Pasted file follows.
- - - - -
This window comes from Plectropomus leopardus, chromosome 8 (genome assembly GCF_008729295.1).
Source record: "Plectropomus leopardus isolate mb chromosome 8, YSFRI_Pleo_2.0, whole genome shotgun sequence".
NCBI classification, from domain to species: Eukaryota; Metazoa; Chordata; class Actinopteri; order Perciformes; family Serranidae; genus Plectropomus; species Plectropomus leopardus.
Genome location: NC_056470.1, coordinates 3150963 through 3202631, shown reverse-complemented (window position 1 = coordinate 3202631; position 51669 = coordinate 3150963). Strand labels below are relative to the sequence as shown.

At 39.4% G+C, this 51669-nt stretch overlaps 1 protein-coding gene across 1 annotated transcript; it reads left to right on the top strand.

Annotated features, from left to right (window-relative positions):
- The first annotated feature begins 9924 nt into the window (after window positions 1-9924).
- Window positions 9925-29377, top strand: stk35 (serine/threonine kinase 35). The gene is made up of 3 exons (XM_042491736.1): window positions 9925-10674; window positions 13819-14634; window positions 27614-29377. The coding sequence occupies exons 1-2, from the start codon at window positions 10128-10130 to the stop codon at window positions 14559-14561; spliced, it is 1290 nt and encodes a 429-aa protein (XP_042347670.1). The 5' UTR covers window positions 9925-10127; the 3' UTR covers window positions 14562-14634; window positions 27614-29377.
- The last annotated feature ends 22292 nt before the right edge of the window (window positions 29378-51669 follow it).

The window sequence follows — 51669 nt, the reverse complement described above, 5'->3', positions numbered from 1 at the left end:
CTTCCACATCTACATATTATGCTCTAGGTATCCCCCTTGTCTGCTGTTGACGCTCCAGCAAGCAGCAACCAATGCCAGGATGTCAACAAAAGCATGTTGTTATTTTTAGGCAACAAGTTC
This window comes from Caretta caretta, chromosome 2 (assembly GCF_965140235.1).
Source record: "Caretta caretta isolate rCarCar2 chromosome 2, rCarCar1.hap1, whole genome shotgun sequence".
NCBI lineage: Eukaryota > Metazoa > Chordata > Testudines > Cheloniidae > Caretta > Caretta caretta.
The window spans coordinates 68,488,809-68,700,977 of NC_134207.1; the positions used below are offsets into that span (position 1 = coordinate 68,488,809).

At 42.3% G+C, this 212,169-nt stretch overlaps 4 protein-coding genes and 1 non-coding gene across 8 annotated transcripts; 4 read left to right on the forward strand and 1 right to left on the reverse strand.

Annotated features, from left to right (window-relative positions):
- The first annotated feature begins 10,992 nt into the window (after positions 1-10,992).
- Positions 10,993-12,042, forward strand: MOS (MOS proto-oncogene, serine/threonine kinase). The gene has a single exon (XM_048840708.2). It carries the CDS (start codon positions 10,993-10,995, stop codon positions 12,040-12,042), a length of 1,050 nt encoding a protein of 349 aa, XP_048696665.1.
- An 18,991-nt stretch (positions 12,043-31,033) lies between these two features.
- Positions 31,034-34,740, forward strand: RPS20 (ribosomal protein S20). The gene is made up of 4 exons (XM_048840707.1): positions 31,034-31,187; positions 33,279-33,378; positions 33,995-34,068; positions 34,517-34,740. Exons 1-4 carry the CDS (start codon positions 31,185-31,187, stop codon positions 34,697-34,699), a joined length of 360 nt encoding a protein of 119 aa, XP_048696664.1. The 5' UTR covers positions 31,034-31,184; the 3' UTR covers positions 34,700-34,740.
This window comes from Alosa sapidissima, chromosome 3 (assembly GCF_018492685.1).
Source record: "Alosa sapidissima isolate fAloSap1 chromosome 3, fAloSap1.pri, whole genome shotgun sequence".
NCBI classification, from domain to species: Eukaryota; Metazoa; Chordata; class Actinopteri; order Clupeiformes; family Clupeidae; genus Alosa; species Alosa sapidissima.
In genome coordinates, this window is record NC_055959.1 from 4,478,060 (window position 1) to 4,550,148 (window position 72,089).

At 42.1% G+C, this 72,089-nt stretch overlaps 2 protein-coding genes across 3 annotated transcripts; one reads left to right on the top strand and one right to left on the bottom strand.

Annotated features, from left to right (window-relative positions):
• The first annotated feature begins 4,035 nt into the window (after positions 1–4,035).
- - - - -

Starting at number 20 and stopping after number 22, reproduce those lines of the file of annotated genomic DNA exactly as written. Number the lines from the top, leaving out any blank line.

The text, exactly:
- An 18,991-nt stretch (positions 12,043-31,033) lies between these two features.
- Positions 31,034-34,740, forward strand: RPS20 (ribosomal protein S20). The gene is made up of 4 exons (XM_048840707.1): positions 31,034-31,187; positions 33,279-33,378; positions 33,995-34,068; positions 34,517-34,740. Exons 1-4 carry the CDS (start codon positions 31,185-31,187, stop codon positions 34,697-34,699), a joined length of 360 nt encoding a protein of 119 aa, XP_048696664.1. The 5' UTR covers positions 31,034-31,184; the 3' UTR covers positions 34,700-34,740.
This window comes from Alosa sapidissima, chromosome 3 (assembly GCF_018492685.1).